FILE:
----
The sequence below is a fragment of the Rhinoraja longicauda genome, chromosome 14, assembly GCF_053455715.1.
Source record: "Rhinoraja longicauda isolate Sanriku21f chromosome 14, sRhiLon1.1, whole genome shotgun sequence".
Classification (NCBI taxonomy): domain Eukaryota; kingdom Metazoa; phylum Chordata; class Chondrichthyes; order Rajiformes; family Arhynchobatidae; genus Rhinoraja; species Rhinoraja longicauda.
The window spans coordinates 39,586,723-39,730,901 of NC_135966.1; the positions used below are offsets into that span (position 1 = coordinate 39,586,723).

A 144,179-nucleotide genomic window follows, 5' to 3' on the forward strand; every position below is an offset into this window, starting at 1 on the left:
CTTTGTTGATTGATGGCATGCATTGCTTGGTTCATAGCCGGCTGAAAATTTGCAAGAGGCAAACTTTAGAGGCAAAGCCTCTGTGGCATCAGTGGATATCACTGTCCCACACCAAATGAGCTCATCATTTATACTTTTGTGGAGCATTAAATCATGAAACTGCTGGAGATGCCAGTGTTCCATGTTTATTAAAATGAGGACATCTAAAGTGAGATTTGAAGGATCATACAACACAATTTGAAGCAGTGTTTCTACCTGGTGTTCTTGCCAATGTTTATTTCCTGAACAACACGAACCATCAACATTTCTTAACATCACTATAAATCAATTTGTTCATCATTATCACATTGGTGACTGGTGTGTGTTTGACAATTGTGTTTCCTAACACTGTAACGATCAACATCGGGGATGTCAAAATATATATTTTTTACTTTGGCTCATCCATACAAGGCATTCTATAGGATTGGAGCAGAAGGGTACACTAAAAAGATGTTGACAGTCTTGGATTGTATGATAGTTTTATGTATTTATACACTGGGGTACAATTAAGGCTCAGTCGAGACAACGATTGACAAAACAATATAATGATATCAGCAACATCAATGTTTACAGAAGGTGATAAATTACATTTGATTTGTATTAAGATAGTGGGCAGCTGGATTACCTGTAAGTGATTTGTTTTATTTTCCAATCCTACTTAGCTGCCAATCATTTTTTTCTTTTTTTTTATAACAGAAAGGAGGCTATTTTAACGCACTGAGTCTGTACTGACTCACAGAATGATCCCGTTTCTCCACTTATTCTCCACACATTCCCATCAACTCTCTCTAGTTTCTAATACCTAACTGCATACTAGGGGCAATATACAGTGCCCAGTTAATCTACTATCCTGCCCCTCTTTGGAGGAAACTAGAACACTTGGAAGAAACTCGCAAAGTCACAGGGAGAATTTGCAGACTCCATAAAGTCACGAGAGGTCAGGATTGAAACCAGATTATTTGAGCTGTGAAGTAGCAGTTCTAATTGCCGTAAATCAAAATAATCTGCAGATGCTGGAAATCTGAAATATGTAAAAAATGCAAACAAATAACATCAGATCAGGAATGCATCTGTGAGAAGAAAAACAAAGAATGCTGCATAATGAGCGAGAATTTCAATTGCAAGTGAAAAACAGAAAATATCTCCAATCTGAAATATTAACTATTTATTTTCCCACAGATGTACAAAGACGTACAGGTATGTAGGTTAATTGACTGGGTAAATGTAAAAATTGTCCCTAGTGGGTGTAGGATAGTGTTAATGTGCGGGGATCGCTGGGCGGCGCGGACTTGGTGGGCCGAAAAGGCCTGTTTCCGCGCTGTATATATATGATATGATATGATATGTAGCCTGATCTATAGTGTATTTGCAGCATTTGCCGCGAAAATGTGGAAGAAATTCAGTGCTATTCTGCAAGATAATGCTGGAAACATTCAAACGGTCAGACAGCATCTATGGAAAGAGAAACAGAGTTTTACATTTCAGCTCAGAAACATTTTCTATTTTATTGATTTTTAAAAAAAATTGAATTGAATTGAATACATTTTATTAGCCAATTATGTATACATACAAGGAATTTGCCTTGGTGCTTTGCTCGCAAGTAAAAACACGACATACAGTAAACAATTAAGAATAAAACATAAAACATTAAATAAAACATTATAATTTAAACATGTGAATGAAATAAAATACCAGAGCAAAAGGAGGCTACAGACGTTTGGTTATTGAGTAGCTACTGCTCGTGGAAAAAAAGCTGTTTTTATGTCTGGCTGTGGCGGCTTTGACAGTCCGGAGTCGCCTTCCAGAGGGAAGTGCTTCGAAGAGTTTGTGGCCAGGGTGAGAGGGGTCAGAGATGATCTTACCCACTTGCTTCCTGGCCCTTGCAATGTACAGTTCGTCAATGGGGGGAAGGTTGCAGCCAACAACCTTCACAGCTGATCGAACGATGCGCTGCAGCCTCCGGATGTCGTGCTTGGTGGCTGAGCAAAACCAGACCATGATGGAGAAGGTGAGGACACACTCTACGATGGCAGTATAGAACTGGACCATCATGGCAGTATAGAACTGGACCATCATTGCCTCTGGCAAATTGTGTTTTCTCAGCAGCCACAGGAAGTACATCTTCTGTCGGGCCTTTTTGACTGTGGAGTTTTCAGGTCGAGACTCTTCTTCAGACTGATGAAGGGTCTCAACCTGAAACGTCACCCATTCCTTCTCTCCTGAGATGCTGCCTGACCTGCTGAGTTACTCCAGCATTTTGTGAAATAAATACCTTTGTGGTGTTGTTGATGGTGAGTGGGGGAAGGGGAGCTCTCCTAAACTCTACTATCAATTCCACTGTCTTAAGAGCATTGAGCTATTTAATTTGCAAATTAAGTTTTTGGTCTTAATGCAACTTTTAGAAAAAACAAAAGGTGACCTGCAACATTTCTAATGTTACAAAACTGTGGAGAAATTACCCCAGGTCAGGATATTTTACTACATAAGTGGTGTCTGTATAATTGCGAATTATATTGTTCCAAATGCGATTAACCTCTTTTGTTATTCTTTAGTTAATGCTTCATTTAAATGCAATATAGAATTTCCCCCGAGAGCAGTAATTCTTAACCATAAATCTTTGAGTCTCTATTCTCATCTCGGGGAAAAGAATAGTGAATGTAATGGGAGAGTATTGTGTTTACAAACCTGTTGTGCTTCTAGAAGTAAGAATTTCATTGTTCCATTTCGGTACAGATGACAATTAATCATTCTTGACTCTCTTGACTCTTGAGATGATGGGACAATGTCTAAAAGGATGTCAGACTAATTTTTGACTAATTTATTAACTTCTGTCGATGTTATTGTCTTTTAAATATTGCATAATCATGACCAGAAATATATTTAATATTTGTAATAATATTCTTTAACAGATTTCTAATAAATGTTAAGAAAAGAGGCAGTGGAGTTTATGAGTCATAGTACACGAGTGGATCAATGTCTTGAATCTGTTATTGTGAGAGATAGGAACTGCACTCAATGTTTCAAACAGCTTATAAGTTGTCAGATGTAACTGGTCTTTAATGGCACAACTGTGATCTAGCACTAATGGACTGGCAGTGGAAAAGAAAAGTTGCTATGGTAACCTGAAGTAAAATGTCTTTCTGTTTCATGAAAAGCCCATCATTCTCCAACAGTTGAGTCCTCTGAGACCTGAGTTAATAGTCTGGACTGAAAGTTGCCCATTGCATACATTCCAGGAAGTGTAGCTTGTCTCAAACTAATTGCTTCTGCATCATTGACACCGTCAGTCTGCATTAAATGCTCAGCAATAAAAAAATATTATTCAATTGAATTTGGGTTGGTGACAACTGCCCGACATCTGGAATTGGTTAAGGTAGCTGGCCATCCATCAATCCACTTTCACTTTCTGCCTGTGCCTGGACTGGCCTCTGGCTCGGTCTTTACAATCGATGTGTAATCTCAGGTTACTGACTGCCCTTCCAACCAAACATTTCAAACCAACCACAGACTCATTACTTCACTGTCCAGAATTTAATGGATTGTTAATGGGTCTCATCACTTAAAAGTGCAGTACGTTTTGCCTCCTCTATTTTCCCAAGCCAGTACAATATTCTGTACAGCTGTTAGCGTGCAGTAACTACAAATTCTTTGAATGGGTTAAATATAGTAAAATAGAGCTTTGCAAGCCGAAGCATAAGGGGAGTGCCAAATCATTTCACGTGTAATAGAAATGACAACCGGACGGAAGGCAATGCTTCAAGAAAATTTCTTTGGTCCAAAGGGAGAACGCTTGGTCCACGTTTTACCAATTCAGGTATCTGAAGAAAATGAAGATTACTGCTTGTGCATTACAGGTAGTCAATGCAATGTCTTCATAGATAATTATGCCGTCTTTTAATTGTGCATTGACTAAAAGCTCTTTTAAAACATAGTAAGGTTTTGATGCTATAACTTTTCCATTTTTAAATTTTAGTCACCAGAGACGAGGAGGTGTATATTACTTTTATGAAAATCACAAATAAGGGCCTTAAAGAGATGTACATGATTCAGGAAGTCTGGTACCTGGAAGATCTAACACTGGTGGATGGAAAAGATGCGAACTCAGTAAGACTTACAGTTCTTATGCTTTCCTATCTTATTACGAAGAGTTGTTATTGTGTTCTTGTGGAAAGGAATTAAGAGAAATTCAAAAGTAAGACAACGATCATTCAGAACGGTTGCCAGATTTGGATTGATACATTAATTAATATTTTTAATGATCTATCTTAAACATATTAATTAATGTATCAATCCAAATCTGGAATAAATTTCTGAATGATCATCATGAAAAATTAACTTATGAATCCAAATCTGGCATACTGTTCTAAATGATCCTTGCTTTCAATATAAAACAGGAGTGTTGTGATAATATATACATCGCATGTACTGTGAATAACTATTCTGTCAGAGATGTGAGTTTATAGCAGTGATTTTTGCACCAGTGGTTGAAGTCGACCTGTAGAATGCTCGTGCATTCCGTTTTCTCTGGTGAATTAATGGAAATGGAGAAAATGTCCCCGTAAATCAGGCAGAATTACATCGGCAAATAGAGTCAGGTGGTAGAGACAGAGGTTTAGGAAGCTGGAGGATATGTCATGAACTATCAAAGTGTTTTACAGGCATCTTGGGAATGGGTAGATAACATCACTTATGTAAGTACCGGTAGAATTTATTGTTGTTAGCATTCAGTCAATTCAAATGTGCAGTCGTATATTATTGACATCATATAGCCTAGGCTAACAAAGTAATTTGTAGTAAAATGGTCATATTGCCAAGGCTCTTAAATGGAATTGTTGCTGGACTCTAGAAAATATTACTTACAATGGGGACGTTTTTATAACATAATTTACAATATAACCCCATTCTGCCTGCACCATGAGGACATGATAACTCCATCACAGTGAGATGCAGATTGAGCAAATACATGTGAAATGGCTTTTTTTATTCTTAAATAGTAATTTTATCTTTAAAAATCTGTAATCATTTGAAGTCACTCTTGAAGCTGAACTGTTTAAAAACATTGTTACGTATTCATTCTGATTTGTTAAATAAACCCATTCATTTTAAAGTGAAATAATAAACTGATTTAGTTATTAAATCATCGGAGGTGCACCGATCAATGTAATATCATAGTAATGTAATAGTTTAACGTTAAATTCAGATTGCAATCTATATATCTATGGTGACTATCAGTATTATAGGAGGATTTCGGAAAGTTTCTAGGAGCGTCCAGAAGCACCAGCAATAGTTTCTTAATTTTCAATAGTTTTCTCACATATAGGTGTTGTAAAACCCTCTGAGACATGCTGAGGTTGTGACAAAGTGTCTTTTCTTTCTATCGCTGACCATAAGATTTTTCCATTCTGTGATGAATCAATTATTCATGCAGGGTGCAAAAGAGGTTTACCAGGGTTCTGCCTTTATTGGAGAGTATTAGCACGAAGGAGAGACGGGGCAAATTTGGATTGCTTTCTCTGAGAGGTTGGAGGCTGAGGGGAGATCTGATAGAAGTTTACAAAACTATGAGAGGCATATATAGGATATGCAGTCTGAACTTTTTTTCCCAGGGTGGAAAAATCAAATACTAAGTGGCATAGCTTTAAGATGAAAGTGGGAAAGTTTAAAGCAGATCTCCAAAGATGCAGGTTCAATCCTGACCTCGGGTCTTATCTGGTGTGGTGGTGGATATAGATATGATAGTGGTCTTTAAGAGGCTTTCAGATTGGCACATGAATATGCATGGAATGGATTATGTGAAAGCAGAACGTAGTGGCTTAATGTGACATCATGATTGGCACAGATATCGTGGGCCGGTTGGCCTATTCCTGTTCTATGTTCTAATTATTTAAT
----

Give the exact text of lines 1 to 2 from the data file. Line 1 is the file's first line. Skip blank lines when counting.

The sequence below is a fragment of the Rhinoraja longicauda genome, chromosome 14, assembly GCF_053455715.1.
Source record: "Rhinoraja longicauda isolate Sanriku21f chromosome 14, sRhiLon1.1, whole genome shotgun sequence".